“If I hadn’t known the CLASS staff before that semester, I got to know them all very well that spring,” Flint said. “We now give all of our students a Math Anxiety Bill of Rights, which includes statements like, ‘I have the right to need extra help,’ and ‘I have the right to not understand.’ Many of us [math professors] include statements about relaxation on our exams. In fact, yesterday I proctored a Calculus 2 exam for a colleague that stated: ‘Relax. You have done problems like this before.’ Without our work with CLASS, I don’t know if we would be so attuned to using straightforward strategies that benefit all test takers.”
Professor of Mathematics Suzanne Dorée said the department’s embrace of universal design is a habit that emerged from experience. Dorée has taught Auggies for 30 years. When she started, parents sometimes needed to attend classes to assist their children. Now, because of the resources and accommodations Augsburg has to offer, students are able to enjoy more independence, Dorée said.
“I love a good problem, and there’s an element of creativity required in adjusting my teaching style to reach all my students. Over time you realize that the new practices you adopt are good for all students. For instance, I had a student who was blind so I began narrating everything I was doing on the board. It slowed me down but I noticed that all my students were processing the information better,” she said. “The difference between a 50-minute test and a 70-minute test’s ability to assess student learning is not significant, so I always write a 50-minute test for my 70-minute classes. English learners, students who didn’t get much sleep the night before, and students with test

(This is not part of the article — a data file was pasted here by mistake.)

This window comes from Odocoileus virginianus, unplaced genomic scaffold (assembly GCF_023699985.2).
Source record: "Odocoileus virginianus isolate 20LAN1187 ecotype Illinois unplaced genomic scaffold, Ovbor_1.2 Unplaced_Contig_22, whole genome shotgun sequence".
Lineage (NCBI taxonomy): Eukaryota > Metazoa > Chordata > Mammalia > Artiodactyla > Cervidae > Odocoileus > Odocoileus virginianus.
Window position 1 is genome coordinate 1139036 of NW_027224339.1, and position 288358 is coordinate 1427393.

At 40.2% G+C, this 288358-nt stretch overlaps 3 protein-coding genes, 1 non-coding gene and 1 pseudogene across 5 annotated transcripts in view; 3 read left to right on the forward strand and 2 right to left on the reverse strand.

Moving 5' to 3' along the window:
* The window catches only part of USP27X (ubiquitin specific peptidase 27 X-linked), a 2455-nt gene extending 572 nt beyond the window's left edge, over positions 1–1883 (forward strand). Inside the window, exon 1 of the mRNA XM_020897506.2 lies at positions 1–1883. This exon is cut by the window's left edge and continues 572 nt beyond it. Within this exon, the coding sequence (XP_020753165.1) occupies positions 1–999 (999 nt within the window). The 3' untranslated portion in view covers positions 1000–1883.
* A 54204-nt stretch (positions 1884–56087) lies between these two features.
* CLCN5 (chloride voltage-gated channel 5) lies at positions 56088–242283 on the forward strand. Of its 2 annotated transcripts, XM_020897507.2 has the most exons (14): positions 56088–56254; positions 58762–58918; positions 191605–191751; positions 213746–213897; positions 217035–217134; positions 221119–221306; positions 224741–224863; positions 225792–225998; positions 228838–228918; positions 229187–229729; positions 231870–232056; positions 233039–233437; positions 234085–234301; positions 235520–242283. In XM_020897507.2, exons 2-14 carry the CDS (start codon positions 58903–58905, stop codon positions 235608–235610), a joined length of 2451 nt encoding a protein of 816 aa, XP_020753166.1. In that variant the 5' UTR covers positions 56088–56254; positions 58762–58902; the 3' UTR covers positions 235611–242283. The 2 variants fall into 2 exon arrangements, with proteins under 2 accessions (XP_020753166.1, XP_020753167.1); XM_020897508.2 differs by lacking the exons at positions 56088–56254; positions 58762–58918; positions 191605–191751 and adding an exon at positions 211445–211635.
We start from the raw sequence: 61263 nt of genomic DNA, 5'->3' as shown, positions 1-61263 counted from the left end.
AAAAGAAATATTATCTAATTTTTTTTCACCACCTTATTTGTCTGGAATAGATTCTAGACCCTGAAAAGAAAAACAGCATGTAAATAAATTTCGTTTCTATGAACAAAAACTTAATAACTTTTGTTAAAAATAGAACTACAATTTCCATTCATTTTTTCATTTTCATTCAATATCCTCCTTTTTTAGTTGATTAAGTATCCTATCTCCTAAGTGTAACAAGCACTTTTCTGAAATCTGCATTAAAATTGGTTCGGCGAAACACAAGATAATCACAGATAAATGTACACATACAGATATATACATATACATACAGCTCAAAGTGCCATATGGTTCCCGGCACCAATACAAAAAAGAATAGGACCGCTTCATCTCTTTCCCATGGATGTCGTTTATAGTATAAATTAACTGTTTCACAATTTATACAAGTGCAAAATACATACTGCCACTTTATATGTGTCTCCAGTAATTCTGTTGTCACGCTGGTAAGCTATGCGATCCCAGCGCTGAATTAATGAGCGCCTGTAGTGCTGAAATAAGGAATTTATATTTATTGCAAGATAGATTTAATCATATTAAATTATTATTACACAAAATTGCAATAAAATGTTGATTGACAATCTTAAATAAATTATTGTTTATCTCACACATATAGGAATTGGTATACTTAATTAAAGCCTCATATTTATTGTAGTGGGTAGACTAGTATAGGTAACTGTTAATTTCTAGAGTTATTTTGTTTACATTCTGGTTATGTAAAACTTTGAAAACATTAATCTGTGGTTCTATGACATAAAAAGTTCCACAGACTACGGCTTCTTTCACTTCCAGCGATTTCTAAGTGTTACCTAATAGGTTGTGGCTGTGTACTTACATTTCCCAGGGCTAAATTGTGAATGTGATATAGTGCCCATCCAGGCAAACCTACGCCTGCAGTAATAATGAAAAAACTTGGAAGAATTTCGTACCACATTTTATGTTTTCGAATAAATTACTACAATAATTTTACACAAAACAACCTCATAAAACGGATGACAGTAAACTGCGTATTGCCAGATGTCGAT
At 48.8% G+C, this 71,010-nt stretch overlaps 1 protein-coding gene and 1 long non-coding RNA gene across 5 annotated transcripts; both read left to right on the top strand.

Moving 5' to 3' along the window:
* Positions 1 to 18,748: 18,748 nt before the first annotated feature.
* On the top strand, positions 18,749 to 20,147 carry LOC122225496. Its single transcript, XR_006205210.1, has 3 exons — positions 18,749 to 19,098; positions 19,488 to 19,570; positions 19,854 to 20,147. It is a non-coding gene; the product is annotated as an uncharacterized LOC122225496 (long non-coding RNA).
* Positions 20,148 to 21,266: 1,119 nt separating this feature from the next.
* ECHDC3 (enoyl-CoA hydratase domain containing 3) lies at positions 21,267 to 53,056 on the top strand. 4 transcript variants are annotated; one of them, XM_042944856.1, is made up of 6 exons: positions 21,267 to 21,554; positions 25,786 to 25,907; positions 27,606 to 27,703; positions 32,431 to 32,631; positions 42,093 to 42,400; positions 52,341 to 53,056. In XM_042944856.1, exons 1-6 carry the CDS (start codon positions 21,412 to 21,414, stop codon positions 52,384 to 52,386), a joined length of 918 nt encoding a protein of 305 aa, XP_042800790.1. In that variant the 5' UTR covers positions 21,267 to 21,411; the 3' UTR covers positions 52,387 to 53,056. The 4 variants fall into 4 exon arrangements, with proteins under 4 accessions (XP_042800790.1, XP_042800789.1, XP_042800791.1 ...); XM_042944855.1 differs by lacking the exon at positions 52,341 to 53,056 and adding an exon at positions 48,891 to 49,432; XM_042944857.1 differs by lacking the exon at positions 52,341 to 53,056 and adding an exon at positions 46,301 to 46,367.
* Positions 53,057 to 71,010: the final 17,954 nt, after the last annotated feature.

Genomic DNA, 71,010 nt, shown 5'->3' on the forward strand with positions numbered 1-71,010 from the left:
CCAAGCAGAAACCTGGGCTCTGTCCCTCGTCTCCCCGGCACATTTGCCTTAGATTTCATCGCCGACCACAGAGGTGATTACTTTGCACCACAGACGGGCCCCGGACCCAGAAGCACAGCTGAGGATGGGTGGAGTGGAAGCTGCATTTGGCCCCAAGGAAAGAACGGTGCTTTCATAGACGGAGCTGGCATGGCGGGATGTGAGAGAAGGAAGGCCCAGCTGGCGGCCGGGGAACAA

anxiety all appreciate the extra time to check their work.”
The paw-fect solution
That problem-solving can take many forms. During Gunter’s freshman year, it barked and was named Gus.
Gus was Gunter’s service dog. He was trained to sense when Gunter might have a seizure and assist her if and when she fell. His vest detailed her diagnosis, which was helpful since doctors previously missed her medical ID bracelet three times, Gunter said, while “Gus was tough to miss.”